Responding to the longer and more variable transition to adulthood, parents are stepping in to help their young adult children. Little is known, however, about the extent to which parental support promotes success, and whether parental support has different effects for young adult sons and daughters. Using longitudinal data from the Youth Development Study, we find that parental “scaffolding” assistance for educational expenses predicts college graduation for both men and women. Negative life events experienced during the transition to adulthood are associated with lower earnings by the early 30s, although there is some variation by type of event. More frequent parental support during times of need does not predict long-term economic attainment for sons or daughters.
Bibliographical noteFunding Information:
The Youth Development Study was supported by grants, “Work Experience and Mental Health: A Panel Study of Youth,” from the National Institute of Child Health and Human Development (HD44138) and the National Institute of Mental Health (MH42843). The content of this paper is solely the responsibility of the authors and does not represent the official views of NICHD or NIMH. Youth Development Study data are available for public use at the Inter-University Consortium for Political and Social Research, University of Michigan.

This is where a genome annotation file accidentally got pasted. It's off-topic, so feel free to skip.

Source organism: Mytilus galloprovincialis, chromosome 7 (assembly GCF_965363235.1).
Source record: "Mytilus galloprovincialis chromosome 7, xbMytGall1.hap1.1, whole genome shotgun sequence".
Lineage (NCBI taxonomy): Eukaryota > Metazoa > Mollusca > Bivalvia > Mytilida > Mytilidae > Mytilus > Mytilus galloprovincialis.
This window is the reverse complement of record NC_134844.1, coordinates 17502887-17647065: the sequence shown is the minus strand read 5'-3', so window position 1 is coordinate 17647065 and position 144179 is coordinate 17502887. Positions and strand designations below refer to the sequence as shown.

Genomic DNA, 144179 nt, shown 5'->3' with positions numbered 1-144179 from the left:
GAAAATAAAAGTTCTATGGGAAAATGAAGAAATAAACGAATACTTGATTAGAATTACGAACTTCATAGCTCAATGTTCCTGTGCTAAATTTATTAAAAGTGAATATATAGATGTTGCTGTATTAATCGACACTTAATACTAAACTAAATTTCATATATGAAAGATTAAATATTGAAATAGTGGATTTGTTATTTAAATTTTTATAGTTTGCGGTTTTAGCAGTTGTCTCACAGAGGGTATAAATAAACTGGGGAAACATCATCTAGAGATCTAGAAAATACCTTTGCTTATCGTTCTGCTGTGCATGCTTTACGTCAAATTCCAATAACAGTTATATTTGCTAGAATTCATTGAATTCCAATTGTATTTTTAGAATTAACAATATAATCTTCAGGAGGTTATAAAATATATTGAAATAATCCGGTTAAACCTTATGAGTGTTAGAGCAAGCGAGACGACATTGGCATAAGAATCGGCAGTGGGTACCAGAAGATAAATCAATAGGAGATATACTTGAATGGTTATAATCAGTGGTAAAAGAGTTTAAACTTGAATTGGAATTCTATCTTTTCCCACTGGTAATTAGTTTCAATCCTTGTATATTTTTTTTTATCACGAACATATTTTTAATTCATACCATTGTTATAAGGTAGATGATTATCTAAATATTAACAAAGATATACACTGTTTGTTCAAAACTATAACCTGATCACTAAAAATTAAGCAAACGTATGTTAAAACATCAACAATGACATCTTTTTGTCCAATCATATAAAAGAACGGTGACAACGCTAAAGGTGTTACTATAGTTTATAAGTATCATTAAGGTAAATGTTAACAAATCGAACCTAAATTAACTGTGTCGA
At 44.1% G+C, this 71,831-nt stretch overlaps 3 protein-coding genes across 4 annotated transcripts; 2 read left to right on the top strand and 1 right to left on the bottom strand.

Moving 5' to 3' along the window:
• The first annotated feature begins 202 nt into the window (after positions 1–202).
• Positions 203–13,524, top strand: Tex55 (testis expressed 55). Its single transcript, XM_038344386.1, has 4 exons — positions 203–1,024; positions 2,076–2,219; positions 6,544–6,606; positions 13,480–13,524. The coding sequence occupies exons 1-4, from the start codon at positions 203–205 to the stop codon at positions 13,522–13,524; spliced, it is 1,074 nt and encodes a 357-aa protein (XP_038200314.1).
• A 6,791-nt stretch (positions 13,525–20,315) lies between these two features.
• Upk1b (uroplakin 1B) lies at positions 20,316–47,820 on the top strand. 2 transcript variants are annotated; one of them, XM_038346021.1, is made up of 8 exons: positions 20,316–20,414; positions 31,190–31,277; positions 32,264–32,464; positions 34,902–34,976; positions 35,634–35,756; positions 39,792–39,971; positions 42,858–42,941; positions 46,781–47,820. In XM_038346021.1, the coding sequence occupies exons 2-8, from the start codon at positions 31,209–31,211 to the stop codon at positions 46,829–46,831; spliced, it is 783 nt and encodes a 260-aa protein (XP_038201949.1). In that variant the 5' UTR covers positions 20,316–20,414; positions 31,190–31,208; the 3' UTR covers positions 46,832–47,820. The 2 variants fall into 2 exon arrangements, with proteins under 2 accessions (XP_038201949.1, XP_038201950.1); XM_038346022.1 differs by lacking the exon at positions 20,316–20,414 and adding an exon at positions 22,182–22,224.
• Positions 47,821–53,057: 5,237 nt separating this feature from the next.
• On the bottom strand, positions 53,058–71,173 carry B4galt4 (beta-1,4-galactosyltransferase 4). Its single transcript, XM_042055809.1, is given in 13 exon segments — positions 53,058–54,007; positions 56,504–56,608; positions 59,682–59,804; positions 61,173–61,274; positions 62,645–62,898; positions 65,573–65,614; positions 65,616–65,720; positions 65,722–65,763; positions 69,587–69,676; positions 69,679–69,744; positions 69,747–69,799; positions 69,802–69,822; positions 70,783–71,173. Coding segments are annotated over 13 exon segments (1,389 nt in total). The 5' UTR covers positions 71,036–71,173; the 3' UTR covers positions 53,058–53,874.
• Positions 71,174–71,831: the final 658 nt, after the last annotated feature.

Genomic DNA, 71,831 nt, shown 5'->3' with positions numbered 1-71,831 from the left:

© 2017 Midwest Sociological Society.
- intergenerational relations
- parent–adult child relations
- social support
- transition to adulthood
- young adulthood